Gautier had a tough time with his costume.
"We are all suffering from baggy knees.I wondered why wardrobe advised, me to keep my nails buffed smooth and shot when they handed out costumes, but after the first hour — I knew why: I'm always pulling up my tights. Can't let Robin Hood — legendary swashbuckling English folk hero — have baggy knees. Not neat.
"The next hardest thing for me — for everybody on the show — is to keep a straight face when we're fighting the giggles because of the absolute madness going on in front and behind the cameras."
Twenty-five years ago, Dick's friends in the high school drama club were less successful fighting the giggles at his classroom antics that eventually got him suspended. That marked the end of his formal education and the beginning of his professional career.
"I grew a moustache, lowered my voice and got a job doing classic blackout sketches between the strip acts in a San Diego burlesque house," he said.
From burlesque he became a band singer before enlisting in the U.S. Navy where he managed to combine four years in Special Services with appearances on San Diego TV, in a local nightclub, and singing with Horace Heidt's band. Following his discharge and a year performing in a San Francisco nitery, the Culver City, Calif., native headed for New York, where he sustained himself designing greeting cards, working as a sandblaster, waiter, and pogo stick demonstrator, until getting a job at Upstairs At the Duplex in the Village. From there he moved his comedy patter to the Blue Angel and Bonsoir nightclubs, and TV appearances with Ed Sullivan, Steve Allen, and Jack Paar.
After a concert tour with the Kingston Trio, he beat out 500 aspiring actors for a lead in "Bye Bye Birdie" and steady work for 996 performances along with a Tony nomination and being named Broadway's most promising newcomer in 1971 [1961].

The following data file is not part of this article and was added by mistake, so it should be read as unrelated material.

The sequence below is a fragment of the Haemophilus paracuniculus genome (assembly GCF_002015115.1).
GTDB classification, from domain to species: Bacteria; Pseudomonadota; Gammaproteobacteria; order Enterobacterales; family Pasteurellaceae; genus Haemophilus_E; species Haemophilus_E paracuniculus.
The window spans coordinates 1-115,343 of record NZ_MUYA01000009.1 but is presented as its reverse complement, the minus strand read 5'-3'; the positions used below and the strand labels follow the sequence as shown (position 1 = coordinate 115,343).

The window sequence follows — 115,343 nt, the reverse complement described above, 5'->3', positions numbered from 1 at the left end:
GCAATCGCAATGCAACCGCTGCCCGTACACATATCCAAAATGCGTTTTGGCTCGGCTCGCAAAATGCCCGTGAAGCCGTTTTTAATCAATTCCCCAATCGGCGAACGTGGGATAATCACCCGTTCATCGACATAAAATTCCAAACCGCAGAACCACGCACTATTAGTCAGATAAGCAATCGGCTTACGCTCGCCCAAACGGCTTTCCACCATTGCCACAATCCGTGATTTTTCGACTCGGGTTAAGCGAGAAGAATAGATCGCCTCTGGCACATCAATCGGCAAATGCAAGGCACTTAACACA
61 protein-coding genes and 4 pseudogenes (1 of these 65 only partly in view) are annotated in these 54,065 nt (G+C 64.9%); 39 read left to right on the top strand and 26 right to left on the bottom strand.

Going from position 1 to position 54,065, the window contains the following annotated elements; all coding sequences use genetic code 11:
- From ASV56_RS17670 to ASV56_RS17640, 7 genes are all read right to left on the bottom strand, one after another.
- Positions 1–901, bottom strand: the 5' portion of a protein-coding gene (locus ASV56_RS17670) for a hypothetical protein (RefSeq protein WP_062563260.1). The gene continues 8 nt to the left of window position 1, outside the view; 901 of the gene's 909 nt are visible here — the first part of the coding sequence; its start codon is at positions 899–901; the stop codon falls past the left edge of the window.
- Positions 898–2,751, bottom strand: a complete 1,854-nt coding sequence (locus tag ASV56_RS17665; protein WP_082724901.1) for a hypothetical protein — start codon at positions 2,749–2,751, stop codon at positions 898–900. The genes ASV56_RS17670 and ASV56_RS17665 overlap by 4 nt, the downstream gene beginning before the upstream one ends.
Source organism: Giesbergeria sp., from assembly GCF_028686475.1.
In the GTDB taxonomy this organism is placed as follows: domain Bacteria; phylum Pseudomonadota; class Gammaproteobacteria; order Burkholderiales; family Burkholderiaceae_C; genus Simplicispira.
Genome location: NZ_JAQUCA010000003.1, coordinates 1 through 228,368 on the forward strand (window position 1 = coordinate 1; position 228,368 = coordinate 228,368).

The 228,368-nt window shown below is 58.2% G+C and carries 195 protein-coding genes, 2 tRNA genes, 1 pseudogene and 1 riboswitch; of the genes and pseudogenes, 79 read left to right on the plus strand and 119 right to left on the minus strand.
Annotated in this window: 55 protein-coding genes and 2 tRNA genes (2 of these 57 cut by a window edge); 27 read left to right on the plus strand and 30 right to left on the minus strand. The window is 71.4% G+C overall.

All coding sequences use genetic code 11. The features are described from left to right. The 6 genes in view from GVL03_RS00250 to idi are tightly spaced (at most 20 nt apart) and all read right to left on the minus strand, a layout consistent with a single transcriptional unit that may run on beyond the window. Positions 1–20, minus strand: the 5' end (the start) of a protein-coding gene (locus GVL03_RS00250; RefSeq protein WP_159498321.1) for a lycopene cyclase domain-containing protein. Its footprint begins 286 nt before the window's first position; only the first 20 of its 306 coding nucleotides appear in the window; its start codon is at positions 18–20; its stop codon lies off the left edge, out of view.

He hasn't stopped working since.
Films include "Divorce, American Style," "The Manchu Eagle," "Ensign Pulver," "God Bless You Uncle Sam" and "Mary Jane," which he coscripted, and musicals "Little Me," "Cabaret," "South Pacific" and "The Owl and the Pussycat," inbetween TV guest roles and his earlier series "Get Smart" (He was the lovable robot), "Here We Go Again," and "Mr. Terrific."
Gautier sums up:
"I consider myself very fortunate. There are lots of good actors here who never break out of a category, and I have. I was offered more parts, better roles and more series and I just keep growing.
“This is a hard business. There's a lot of physical stamina required. A lot of really talented performers don't last because they don't have the energy. No other reason.”
Actress Barbara Stuart is Dick's second wife. "We met on a blind date. We went to the opening of 'Mutiny on The Bounty — the second one with Brando. We went together two years and have been married eight." A short pause for dramatic effect — for breath, and he continues. "Barbara just completed a pilot with Barry Nelson and if it sells she'll be working in New York five or six months a year. Before we were married we worked together on two pilots which didn't sell, and game shows like 'Tattle-tales' are all we've done together since getting married.”

I really didn’t fully appreciate Gautier’s talents until I read Kliph Nesteroff’s interview with him. Gautier was smart and articulate. Kliph, you should know, is the man to go to when it comes to stand-up acts of days gone by. Read his interview here, here, here, and here.